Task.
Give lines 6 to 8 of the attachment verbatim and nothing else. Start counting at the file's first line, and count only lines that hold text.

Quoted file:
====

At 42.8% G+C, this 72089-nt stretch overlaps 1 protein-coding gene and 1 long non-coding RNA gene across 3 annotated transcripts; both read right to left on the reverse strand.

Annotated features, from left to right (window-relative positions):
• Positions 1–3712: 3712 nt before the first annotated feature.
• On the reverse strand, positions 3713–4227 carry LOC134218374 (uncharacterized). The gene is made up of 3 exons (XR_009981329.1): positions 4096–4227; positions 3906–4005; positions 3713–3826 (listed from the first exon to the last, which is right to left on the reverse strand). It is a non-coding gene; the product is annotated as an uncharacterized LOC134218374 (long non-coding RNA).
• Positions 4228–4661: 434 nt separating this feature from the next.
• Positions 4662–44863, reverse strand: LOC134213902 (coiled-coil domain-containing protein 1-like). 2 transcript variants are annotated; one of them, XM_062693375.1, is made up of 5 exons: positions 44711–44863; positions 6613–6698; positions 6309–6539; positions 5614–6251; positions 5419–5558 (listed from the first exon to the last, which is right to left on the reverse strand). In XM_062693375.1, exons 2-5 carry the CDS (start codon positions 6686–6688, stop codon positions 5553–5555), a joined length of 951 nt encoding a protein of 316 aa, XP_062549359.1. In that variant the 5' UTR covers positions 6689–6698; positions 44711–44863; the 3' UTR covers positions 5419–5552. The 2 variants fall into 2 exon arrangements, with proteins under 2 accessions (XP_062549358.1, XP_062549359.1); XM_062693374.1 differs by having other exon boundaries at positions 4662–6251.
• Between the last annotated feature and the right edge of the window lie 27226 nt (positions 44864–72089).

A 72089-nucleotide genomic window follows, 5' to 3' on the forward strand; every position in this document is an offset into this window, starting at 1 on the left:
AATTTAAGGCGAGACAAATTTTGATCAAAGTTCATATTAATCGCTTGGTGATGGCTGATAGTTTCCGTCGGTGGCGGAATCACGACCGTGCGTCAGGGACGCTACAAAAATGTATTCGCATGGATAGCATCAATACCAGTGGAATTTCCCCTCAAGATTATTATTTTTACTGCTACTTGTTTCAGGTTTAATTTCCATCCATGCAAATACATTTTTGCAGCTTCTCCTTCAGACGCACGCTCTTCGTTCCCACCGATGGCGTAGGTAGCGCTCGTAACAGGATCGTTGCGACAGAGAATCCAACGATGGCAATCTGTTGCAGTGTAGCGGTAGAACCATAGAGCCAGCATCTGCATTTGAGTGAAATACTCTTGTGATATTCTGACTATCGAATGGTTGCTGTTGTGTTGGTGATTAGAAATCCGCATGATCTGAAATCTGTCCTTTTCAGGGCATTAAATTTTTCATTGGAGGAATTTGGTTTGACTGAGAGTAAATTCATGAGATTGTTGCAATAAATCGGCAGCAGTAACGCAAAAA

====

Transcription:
• Positions 4662–44863, reverse strand: LOC134213902 (coiled-coil domain-containing protein 1-like). 2 transcript variants are annotated; one of them, XM_062693375.1, is made up of 5 exons: positions 44711–44863; positions 6613–6698; positions 6309–6539; positions 5614–6251; positions 5419–5558 (listed from the first exon to the last, which is right to left on the reverse strand). In XM_062693375.1, exons 2-5 carry the CDS (start codon positions 6686–6688, stop codon positions 5553–5555), a joined length of 951 nt encoding a protein of 316 aa, XP_062549359.1. In that variant the 5' UTR covers positions 6689–6698; positions 44711–44863; the 3' UTR covers positions 5419–5552. The 2 variants fall into 2 exon arrangements, with proteins under 2 accessions (XP_062549358.1, XP_062549359.1); XM_062693374.1 differs by having other exon boundaries at positions 4662–6251.
• Between the last annotated feature and the right edge of the window lie 27226 nt (positions 44864–72089).

A 72089-nucleotide genomic window follows, 5' to 3' on the forward strand; every position in this document is an offset into this window, starting at 1 on the left: